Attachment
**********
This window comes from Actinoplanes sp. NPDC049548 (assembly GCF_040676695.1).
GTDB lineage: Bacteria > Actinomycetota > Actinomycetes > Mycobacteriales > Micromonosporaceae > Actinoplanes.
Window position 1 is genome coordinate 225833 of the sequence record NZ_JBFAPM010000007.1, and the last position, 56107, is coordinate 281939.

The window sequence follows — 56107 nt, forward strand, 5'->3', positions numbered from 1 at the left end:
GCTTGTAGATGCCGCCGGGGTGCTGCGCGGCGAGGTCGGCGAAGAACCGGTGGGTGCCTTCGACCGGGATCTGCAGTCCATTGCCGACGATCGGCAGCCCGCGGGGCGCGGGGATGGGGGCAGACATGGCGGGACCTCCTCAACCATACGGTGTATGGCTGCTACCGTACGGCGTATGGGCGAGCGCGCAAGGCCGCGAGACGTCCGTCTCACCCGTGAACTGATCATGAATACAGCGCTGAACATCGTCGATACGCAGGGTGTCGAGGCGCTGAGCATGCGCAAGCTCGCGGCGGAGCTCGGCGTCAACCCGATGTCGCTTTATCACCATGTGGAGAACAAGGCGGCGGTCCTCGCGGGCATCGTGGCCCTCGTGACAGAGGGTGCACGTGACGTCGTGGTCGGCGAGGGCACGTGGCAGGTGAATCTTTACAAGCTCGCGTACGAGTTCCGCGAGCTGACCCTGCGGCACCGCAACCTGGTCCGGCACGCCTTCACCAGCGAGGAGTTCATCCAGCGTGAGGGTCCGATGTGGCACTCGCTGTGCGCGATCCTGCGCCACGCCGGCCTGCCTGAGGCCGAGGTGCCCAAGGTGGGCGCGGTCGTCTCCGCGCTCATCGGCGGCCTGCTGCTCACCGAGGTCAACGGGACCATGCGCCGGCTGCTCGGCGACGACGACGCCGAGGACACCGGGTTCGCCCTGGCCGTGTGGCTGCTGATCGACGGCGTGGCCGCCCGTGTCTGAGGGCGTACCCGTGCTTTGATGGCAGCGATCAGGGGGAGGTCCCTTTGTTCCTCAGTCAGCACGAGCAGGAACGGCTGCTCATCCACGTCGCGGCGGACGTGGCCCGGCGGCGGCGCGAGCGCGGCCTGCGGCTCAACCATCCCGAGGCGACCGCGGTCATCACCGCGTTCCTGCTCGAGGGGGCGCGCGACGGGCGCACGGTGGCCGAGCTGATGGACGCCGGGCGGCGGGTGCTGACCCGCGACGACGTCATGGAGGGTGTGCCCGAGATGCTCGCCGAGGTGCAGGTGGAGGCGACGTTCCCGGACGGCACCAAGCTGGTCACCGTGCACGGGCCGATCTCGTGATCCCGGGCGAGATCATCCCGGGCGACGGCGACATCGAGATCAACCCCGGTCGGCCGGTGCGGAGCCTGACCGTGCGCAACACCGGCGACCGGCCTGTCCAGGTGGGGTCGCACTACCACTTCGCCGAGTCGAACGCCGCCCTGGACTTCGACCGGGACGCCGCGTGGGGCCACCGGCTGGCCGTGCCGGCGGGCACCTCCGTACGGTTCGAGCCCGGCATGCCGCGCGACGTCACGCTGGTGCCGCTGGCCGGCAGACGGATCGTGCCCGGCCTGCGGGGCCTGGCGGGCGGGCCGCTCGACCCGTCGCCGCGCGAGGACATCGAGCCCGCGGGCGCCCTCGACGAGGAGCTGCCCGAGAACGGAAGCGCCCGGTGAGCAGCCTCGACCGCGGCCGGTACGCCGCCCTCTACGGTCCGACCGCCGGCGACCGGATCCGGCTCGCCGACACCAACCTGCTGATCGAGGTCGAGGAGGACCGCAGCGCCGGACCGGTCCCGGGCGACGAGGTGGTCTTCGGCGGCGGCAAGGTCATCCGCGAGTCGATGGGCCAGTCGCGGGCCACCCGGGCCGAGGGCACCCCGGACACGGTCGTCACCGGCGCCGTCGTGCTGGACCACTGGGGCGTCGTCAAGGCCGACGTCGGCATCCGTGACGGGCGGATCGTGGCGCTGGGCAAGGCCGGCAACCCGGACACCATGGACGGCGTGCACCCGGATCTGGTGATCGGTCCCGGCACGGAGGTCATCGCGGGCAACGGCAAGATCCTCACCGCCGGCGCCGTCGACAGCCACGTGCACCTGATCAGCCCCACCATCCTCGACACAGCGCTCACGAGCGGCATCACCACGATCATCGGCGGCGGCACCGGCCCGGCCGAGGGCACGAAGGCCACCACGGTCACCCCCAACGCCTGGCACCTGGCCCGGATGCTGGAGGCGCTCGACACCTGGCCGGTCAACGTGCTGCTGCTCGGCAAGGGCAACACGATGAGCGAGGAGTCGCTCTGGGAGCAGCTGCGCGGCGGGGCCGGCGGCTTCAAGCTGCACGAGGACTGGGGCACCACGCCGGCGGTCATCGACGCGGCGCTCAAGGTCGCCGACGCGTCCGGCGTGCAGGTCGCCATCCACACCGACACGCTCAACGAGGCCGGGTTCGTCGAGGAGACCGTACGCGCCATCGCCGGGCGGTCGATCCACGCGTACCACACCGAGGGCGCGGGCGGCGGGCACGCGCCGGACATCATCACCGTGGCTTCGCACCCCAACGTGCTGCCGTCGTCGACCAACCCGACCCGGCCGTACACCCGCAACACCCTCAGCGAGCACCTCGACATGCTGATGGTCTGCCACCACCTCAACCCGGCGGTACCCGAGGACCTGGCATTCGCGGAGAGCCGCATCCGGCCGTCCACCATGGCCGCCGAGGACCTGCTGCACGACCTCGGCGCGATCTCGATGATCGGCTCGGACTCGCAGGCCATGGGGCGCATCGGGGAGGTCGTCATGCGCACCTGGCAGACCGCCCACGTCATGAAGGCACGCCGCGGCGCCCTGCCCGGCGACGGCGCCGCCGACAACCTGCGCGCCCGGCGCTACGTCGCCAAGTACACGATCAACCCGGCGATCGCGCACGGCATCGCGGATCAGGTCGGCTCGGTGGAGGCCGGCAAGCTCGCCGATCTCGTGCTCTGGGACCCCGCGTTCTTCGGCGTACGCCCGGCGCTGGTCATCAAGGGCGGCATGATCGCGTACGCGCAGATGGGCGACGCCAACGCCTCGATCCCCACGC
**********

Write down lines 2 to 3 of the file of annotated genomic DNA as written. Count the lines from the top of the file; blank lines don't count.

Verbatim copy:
GTDB lineage: Bacteria > Actinomycetota > Actinomycetes > Mycobacteriales > Micromonosporaceae > Actinoplanes.
Window position 1 is genome coordinate 225833 of the sequence record NZ_JBFAPM010000007.1, and the last position, 56107, is coordinate 281939.